The future of Russia’s Special Operations Forces
Russia’s special forces have gained prominence and valuable combat experience in recent years playing crucial roles in Crimea and Syria. Now they are training to engage their NATO counterparts. As a result, Western militaries have been forced to change the way they approach this threat. Though Russian special forces are still playing a game of technological catch-up, they are a tool the Kremlin is increasingly likely to use.
GIS Dossier: Angela Merkel
When Angela Merkel finishes her term as German chancellor in 2021, it will mark the end of an era. Love her or hate her, this shrewd political operator has had a huge impact on Germany, Europe and the wider geopolitical scene. This GIS Dossier compiles our experts’ analysis of her policies and the effects they have had across the globe.
Kazakhstan: Russia’s staunchest ally wavers
Could the linchpin in Russia’s plan to reassert its control over former Soviet states be in danger of slipping away? Moscow fears it might. Kazakhstan has been making overtures to the U.S. and China, and chipping away at key cultural ties. For now, Astana cannot afford to break away from Russia’s orbit, especially in security matters, but an overreaction by the Kremlin could tip the balance.
The sense and nonsense of economic sanctions
Economic sanctions are occasionally useful in trade conflicts, but they work poorly when employed as a political tool. The United States and the EU would have accomplished more had they responded to Russia’s 2014 aggression against Ukraine with immediate increases in defense spending and kept their military options open.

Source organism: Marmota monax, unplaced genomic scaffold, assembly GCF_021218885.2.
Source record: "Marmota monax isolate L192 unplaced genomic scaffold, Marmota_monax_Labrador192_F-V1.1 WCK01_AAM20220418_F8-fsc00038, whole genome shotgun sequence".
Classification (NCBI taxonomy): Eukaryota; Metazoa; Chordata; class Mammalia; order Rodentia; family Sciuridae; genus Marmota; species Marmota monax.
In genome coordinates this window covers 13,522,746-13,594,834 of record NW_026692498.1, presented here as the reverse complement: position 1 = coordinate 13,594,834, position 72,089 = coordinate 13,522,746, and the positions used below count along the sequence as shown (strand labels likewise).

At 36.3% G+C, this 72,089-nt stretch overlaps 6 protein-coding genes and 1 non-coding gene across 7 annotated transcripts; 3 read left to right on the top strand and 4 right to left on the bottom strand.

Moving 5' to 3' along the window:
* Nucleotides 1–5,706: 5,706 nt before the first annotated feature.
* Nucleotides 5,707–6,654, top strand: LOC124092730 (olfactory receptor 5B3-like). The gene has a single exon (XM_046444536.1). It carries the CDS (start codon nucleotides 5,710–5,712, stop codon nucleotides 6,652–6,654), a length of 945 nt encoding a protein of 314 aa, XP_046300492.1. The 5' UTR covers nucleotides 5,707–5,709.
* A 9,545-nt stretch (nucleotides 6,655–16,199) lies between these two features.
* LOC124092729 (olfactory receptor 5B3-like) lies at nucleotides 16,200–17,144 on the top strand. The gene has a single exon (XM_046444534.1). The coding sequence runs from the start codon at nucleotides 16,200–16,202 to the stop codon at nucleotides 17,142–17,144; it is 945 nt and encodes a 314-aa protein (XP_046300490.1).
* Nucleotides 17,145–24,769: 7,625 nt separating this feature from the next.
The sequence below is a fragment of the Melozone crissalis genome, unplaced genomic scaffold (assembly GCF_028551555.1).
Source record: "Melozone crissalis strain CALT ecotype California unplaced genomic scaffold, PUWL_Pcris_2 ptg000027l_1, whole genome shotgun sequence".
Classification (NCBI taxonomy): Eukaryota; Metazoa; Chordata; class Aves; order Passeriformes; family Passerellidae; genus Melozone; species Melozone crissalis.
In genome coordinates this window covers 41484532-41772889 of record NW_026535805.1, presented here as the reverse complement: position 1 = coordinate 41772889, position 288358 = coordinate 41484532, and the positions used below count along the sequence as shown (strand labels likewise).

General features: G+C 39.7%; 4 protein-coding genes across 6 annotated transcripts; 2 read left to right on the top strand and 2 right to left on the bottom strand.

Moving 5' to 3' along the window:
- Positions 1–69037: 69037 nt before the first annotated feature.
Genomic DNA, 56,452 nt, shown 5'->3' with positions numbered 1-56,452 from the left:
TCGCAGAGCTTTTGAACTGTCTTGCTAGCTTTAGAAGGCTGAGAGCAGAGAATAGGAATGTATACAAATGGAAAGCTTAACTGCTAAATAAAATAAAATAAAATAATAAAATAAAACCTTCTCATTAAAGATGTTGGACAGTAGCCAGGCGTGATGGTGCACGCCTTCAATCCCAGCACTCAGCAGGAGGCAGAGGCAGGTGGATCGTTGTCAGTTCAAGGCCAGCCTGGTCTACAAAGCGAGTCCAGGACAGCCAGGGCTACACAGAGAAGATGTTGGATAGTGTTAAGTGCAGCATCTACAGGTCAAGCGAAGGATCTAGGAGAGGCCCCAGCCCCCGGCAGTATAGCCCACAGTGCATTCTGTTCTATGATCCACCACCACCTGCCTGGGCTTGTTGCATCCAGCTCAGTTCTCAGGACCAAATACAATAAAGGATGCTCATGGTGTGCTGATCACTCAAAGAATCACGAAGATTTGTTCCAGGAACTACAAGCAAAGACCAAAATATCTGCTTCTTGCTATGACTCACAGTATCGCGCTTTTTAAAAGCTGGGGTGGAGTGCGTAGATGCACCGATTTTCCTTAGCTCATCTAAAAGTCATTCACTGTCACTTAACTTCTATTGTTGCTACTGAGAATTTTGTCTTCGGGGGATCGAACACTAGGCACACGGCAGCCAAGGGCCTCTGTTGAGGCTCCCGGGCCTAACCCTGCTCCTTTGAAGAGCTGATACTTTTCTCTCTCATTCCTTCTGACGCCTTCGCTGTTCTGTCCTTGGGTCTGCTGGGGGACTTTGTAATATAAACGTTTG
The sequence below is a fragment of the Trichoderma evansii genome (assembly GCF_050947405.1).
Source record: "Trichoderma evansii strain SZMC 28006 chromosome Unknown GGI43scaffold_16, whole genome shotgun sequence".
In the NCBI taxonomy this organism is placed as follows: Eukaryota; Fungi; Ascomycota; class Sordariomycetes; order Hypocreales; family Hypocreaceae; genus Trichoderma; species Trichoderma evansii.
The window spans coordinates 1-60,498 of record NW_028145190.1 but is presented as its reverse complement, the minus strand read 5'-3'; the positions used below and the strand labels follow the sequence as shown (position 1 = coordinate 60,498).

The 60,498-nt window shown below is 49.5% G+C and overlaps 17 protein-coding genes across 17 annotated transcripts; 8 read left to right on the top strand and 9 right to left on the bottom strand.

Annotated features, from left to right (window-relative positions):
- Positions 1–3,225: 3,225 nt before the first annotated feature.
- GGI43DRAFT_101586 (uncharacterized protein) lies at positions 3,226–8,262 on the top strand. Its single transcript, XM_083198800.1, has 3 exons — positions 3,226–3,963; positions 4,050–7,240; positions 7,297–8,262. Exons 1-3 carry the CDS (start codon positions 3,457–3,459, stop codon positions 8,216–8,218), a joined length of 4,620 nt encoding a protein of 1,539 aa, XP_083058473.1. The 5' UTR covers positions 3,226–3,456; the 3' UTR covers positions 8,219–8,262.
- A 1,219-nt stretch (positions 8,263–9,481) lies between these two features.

Pitfalls and dilemmas of arming Ukraine
Washington’s decision to sell modern U.S. anti-tank missiles to Kiev means that a red line in the West’s involvement in the Ukrainian crisis has been crossed. Whether the delivery of this expensive weapon system to the embattled nation serves U.S. national security interests or brings Kiev closer to reclaiming the territories it had lost to Moscow-backed insurgents is highly debatable.
Kadyrov’s Chechnya poses a growing risk for Putin
In Ramzan Kadyrov, Russian President Vladimir Putin has found someone who can both keep Chechnya under control and supply ruthless troops for conflicts in Ukraine and Syria. But the Kremlin's hold over its Chechen warlord is tenuous and risks backfiring in the long term. Acting now could have dire consequences as well.
No solution in Donbas
A close look at how events are unfolding in the Ukraine conflict makes clear that the Minsk agreement and the Normandy format, which were supposed to help lead to a resolution, are irrelevant. Russia is digging in, while the West has few strategic options. The most likely scenario now is one where the conflict remains frozen and the Kremlin retains a de facto veto over any Ukrainian move toward the West.
Surprising evolution in U.S. policy toward Ukraine
In no time, Ukrainian President Petro Poroshenko was elevated from Donald Trump’s doghouse to the status of an honored guest at the White House. The U.S. president has discovered reasons to demonstrate to his NATO allies, and the world, his tough stand on Russia. As East-West tension mounts, the conflict over Donbas, a portion of eastern Ukraine captured by Moscow-backed secessionists, may quickly degenerate into a U.S.-Russia proxy war.
The rise of mercenaries in Russian military operations
It is common for global powers to use private military contractors when they do not want their own armed forces to get involved in dirty work. However, Russia’s increasing use of them in places like Ukraine and Syria – where they have taken on major operations – signals the Kremlin’s expectation that it will expand its use of force around the world.
Russia’s 2018 elections: Why the Kremlin is running scared
The outcome of Russia’s presidential election in 2018 appears a foregone conclusion: President Vladimir Putin will remain in power. The issue is the cost of renewing his official mandate, as anger is growing among ordinary Russians at worsening economic conditions and the shameless enrichment of the ruling elite. Next year’s election campaign will offer the disaffected an opportunity to vent their frustration and protest in public. If things get nasty, Russia will not be the only country to feel the consequences.